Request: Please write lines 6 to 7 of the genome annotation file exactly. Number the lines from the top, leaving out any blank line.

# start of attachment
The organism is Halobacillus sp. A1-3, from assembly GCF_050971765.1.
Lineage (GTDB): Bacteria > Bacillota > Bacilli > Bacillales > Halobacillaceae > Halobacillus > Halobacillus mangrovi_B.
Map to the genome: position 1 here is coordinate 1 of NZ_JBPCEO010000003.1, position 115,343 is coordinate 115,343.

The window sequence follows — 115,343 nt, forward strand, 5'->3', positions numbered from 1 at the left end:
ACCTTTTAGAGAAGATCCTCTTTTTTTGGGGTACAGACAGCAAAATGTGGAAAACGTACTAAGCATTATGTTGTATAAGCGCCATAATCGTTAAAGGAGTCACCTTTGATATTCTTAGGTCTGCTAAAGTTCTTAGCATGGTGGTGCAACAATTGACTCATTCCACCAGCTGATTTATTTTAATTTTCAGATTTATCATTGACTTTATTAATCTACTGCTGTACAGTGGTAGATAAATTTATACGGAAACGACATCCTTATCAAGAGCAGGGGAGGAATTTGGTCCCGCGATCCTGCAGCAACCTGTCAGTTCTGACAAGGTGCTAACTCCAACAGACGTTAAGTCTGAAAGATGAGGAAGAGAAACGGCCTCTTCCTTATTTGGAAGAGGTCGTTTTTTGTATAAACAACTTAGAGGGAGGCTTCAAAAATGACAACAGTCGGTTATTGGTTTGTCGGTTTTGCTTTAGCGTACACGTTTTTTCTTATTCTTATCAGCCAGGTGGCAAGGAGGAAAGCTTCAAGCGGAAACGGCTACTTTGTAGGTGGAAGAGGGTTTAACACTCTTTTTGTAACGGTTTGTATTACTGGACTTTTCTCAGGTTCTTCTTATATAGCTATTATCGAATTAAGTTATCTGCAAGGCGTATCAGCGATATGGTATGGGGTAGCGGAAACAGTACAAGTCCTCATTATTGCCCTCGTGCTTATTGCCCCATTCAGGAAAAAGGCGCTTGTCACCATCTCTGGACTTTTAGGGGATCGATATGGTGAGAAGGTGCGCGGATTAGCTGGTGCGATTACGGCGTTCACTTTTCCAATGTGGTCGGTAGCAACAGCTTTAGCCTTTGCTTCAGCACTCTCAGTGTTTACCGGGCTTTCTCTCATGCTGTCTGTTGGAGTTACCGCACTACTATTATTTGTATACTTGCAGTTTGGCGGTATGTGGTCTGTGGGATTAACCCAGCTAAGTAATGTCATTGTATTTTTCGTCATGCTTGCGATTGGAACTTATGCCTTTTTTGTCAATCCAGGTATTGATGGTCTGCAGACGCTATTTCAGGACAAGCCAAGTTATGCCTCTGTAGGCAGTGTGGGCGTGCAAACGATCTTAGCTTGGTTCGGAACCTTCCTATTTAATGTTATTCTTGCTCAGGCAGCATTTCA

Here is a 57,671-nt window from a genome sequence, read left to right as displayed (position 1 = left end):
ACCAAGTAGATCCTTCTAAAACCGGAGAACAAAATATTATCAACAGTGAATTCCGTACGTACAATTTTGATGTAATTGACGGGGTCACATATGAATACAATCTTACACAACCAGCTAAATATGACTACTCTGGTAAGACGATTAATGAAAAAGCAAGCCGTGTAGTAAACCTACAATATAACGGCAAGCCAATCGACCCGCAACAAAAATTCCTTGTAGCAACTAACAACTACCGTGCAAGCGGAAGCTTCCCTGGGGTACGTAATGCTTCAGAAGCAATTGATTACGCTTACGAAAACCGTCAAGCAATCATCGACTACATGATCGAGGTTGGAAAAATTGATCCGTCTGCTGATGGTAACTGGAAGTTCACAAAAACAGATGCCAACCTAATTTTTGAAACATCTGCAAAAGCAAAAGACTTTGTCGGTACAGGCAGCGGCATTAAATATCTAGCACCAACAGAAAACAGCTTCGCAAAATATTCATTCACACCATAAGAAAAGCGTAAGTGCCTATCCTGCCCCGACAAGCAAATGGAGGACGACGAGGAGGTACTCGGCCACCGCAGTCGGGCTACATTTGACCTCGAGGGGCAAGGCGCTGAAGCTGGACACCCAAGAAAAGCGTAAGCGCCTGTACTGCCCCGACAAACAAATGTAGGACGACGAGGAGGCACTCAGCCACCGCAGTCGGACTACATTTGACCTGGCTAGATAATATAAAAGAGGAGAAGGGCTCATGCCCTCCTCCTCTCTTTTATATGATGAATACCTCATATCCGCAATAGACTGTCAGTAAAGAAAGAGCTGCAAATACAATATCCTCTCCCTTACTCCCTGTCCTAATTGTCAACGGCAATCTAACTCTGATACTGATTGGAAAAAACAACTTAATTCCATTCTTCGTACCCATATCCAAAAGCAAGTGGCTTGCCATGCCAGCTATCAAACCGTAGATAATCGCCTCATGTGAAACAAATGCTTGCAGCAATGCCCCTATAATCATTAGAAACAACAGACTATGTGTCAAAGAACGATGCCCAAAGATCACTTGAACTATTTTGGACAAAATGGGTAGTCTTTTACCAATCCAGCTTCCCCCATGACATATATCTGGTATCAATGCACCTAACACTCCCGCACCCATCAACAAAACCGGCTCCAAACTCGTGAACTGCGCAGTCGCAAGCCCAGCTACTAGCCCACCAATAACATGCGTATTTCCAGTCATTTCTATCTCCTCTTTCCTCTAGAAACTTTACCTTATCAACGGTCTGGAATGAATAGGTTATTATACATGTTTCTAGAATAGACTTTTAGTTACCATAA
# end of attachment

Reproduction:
Here is a 57,671-nt window from a genome sequence, read left to right as displayed (position 1 = left end):
ACCAAGTAGATCCTTCTAAAACCGGAGAACAAAATATTATCAACAGTGAATTCCGTACGTACAATTTTGATGTAATTGACGGGGTCACATATGAATACAATCTTACACAACCAGCTAAATATGACTACTCTGGTAAGACGATTAATGAAAAAGCAAGCCGTGTAGTAAACCTACAATATAACGGCAAGCCAATCGACCCGCAACAAAAATTCCTTGTAGCAACTAACAACTACCGTGCAAGCGGAAGCTTCCCTGGGGTACGTAATGCTTCAGAAGCAATTGATTACGCTTACGAAAACCGTCAAGCAATCATCGACTACATGATCGAGGTTGGAAAAATTGATCCGTCTGCTGATGGTAACTGGAAGTTCACAAAAACAGATGCCAACCTAATTTTTGAAACATCTGCAAAAGCAAAAGACTTTGTCGGTACAGGCAGCGGCATTAAATATCTAGCACCAACAGAAAACAGCTTCGCAAAATATTCATTCACACCATAAGAAAAGCGTAAGTGCCTATCCTGCCCCGACAAGCAAATGGAGGACGACGAGGAGGTACTCGGCCACCGCAGTCGGGCTACATTTGACCTCGAGGGGCAAGGCGCTGAAGCTGGACACCCAAGAAAAGCGTAAGCGCCTGTACTGCCCCGACAAACAAATGTAGGACGACGAGGAGGCACTCAGCCACCGCAGTCGGACTACATTTGACCTGGCTAGATAATATAAAAGAGGAGAAGGGCTCATGCCCTCCTCCTCTCTTTTATATGATGAATACCTCATATCCGCAATAGACTGTCAGTAAAGAAAGAGCTGCAAATACAATATCCTCTCCCTTACTCCCTGTCCTAATTGTCAACGGCAATCTAACTCTGATACTGATTGGAAAAAACAACTTAATTCCATTCTTCGTACCCATATCCAAAAGCAAGTGGCTTGCCATGCCAGCTATCAAACCGTAGATAATCGCCTCATGTGAAACAAATGCTTGCAGCAATGCCCCTATAATCATTAGAAACAACAGACTATGTGTCAAAGAACGATGCCCAAAGATCACTTGAACTATTTTGGACAAAATGGGTAGTCTTTTACCAATCCAGCTTCCCCCATGACATATATCTGGTATCAATGCACCTAACACTCCCGCACCCATCAACAAAACCGGCTCCAAACTCGTGAACTGCGCAGTCGCAAGCCCAGCTACTAGCCCACCAATAACATGCGTATTTCCAGTCATTTCTATCTCCTCTTTCCTCTAGAAACTTTACCTTATCAACGGTCTGGAATGAATAGGTTATTATACATGTTTCTAGAATAGACTTTTAGTTACCATAA